Psoriasis linked to increased gout risk

Psoriasis linked to increased gout risk
Psoriasis linked to increased gout risk

Patients with psoriasis and psoriatic arthritis (PsA) are also at an increased risk of developing gout, according to results of a recent prospective study published in the Annals of the Rheumatic Diseases.

Previous studies have shown that patients with psoriasis have increased blood levels of uric acid, which is the cause of gout.

Joseph F. Merola, MD, of Brigham and Women's Hospital and Harvard Medical School, and colleagues examined the risk for gout among patients with physician-diagnosed psoriasis (27,751 men and 71,059 women) who participated in the Health Professionals Follow-up Study (1986–2010) and Nurses' Health Study (1998–2010).  Incident gout diagnoses were confirmed based on the American College of Rheumatology survey criteria.

A total of 2,217 incident cases of gout were discovered during follow-up: 1,368 cases (4.9%) in men and 849 cases (1.2%) in women.

The risk of gout was substantially increased in patients with psoriasis and concomitant PsA (pooled multivariate hazard ratio, 4.95; 95% CI: 2.72-9.01) compared with those without psoriasis, and appeared to be stronger in men than in women.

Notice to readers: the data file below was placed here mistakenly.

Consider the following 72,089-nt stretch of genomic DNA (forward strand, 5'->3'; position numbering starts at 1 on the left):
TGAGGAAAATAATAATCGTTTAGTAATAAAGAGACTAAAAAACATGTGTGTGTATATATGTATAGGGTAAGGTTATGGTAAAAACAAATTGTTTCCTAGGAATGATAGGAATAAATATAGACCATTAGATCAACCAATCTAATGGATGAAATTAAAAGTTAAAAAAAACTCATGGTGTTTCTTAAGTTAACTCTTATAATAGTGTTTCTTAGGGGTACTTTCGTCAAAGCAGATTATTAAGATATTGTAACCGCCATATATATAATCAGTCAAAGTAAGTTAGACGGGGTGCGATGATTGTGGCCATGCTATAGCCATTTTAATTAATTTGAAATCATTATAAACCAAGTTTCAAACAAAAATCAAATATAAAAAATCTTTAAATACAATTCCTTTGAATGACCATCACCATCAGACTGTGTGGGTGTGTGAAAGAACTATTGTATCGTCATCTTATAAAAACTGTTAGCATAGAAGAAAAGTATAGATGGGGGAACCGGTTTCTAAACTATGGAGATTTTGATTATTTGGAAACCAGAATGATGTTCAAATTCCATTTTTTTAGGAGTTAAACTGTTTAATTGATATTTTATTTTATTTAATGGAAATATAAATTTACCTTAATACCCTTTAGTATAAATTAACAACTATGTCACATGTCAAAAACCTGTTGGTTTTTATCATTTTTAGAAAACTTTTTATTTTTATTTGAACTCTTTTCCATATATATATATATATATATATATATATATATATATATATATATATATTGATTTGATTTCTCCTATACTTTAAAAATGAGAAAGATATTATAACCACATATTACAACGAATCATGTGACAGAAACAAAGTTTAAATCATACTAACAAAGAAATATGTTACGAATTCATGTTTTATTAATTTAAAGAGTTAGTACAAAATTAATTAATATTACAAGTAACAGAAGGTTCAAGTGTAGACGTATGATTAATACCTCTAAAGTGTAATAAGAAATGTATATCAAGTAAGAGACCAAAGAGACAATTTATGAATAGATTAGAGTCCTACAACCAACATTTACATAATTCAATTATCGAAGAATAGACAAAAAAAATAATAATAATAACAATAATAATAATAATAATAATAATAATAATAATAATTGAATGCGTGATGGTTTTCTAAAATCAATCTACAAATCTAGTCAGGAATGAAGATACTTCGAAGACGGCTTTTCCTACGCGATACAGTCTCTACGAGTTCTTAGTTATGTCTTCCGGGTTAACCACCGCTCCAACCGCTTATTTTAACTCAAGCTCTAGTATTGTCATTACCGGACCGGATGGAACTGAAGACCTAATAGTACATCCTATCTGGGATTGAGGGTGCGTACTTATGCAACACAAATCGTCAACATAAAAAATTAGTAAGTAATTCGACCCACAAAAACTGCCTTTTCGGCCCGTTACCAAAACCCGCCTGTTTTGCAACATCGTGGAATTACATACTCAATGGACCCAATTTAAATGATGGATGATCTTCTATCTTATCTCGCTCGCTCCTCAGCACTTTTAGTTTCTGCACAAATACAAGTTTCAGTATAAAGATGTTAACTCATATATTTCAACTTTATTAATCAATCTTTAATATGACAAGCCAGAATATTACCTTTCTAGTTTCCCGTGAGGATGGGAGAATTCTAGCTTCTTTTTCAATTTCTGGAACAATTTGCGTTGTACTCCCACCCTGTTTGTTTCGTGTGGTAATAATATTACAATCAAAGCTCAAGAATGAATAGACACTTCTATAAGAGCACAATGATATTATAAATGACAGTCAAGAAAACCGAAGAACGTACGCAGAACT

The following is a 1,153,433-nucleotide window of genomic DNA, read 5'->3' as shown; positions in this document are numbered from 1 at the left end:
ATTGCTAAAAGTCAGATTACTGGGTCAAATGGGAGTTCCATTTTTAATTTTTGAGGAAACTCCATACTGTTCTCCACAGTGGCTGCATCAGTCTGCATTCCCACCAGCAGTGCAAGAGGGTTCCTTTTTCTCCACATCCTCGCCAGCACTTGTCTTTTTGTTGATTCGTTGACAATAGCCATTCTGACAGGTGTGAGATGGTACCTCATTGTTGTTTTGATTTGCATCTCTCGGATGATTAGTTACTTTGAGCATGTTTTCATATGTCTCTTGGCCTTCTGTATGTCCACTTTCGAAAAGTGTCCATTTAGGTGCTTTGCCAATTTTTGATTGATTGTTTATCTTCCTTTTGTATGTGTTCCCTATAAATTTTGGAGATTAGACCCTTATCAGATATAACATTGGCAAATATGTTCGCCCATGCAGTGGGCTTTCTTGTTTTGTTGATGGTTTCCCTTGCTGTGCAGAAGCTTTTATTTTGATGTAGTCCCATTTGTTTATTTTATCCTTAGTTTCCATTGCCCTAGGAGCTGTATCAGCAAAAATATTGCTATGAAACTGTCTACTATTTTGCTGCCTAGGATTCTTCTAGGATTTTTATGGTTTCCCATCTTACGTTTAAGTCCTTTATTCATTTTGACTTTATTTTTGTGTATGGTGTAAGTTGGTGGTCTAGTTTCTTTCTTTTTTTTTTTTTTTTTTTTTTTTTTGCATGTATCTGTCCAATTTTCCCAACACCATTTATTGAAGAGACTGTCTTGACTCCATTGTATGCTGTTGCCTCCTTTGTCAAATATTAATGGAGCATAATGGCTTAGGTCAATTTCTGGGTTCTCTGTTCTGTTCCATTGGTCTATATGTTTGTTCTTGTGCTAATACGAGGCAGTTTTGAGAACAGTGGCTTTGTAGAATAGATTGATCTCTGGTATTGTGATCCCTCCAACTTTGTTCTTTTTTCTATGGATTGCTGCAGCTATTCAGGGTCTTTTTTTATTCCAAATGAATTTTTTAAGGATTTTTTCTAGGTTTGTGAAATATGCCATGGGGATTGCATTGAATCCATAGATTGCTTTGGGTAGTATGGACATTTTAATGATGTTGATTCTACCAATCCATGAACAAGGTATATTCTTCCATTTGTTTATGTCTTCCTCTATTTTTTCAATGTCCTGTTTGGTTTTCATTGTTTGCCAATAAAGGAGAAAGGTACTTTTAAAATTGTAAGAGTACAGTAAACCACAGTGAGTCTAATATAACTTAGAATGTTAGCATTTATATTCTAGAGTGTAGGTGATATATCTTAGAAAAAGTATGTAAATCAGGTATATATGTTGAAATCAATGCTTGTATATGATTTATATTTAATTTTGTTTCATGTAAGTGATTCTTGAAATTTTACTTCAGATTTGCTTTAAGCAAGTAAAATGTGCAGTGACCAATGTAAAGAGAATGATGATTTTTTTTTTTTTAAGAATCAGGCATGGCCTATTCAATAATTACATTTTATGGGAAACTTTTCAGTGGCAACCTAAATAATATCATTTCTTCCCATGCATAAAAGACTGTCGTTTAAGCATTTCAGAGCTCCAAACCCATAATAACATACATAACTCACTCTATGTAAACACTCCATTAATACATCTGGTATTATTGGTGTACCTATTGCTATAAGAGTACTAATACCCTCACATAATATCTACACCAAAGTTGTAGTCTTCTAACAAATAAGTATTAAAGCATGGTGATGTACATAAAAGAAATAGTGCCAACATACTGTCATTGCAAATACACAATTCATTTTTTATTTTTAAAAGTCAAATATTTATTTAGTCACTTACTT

Because of the diagnostic challenge and the often-missed clinical presentation of concomitant psoriasis, PsA and gout, the study authors suggest that inflammatory crystal arthopathy should be considered in the differential diagnosis of patients with psoriasis if they present with asymmetric, inflammatory synovitis.

“Clinically, an awareness of the relationship between psoriasis, PsA and gout is therefore particularly important when evaluating the psoriasis patient for possible inflammatory arthritis symptoms,” wrote the researchers.

References:

  1. Merola, J et al. Ann Rheum Dis. 2014; doi:10.1136/annrheumdis-2014-205212.

Disclosures

This work was supported by Department of Dermatology, Brigham and Women's Hospital, Boston, Massachusetts, a Nurses' Health Study grant  CA87969) and a Nurses' Health Study II grant (R01 CA50385). HKC is supported by NIH (NIAMS) grants R01-AR056291, R01-AR065944, P60 AR047785 and R21AR056042.

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